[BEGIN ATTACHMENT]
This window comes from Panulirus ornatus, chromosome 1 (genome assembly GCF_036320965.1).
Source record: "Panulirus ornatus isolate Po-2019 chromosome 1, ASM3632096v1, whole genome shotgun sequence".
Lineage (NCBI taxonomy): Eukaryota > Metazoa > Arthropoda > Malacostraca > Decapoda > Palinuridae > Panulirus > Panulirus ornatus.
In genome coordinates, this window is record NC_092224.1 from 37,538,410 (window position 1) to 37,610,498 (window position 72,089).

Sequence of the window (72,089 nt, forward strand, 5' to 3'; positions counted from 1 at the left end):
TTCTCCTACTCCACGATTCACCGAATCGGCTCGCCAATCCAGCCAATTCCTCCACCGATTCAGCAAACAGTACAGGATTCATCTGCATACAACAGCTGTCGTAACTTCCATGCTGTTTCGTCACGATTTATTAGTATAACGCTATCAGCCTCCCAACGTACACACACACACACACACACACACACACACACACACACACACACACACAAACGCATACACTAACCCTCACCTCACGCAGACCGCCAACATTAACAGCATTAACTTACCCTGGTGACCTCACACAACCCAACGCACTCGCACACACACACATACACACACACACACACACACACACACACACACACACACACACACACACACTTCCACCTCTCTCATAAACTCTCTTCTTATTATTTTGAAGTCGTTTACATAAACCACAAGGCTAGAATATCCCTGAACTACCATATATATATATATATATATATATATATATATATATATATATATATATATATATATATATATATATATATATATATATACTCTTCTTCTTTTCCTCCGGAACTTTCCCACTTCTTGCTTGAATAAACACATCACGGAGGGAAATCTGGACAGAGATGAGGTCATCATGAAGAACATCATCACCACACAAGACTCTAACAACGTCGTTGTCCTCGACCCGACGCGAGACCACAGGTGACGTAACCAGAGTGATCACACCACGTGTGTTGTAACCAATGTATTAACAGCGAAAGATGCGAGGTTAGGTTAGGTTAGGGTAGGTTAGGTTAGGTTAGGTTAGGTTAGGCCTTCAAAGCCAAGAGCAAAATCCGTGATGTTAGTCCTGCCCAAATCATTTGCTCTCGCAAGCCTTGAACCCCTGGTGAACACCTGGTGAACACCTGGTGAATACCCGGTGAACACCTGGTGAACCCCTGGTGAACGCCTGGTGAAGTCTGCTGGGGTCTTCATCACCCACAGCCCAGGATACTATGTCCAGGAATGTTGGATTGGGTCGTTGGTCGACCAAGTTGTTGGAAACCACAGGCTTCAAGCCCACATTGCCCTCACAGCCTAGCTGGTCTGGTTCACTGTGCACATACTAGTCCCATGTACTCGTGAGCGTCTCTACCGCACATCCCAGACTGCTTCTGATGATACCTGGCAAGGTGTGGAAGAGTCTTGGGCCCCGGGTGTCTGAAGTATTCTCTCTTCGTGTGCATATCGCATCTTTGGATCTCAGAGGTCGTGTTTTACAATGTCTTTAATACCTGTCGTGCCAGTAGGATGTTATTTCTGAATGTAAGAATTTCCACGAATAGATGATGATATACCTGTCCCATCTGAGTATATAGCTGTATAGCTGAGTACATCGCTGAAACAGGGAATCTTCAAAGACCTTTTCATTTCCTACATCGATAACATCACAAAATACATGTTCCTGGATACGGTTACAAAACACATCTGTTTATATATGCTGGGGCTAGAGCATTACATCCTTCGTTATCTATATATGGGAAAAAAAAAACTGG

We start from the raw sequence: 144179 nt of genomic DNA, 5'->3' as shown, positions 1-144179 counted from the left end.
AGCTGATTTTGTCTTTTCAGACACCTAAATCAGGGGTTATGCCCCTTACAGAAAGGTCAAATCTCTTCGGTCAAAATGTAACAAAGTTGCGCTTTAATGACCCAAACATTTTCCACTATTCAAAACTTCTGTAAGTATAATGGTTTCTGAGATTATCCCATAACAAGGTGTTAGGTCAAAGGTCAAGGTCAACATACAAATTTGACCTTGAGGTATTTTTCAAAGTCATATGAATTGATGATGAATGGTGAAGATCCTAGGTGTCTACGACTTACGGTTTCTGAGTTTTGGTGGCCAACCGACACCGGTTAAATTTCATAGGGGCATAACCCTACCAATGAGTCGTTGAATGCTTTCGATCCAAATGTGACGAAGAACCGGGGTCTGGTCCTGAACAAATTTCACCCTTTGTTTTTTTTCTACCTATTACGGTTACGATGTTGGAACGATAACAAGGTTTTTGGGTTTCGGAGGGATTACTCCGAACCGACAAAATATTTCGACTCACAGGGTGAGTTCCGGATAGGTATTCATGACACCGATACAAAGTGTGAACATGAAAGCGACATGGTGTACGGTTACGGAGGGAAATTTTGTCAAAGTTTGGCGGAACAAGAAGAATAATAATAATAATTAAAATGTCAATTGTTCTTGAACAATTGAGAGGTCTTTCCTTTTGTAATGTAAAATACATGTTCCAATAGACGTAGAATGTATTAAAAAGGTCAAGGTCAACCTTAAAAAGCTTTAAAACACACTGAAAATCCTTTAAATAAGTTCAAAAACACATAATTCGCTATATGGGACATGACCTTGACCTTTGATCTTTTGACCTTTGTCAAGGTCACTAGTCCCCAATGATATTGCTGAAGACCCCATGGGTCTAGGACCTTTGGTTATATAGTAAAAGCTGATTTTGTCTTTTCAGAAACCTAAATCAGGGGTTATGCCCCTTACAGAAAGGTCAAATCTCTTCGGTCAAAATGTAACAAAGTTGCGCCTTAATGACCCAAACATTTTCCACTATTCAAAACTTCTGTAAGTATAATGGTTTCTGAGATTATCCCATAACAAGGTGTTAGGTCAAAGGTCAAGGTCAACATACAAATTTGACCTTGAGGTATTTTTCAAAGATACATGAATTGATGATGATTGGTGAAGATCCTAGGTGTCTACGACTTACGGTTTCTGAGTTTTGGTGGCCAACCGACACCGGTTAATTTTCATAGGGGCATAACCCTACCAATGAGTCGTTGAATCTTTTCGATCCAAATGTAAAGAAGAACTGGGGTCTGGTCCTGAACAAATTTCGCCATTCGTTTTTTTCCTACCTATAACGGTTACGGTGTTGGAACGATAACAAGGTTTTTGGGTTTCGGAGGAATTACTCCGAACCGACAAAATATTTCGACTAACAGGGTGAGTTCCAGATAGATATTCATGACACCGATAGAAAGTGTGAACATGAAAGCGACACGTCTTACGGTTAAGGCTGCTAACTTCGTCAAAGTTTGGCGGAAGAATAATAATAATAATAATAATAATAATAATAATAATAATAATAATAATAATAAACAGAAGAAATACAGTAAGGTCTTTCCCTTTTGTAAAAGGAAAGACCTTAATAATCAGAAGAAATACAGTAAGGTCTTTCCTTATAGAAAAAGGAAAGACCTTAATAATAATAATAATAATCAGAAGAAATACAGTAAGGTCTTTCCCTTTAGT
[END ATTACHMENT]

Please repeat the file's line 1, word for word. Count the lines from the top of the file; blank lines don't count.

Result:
This window comes from Panulirus ornatus, chromosome 1 (genome assembly GCF_036320965.1).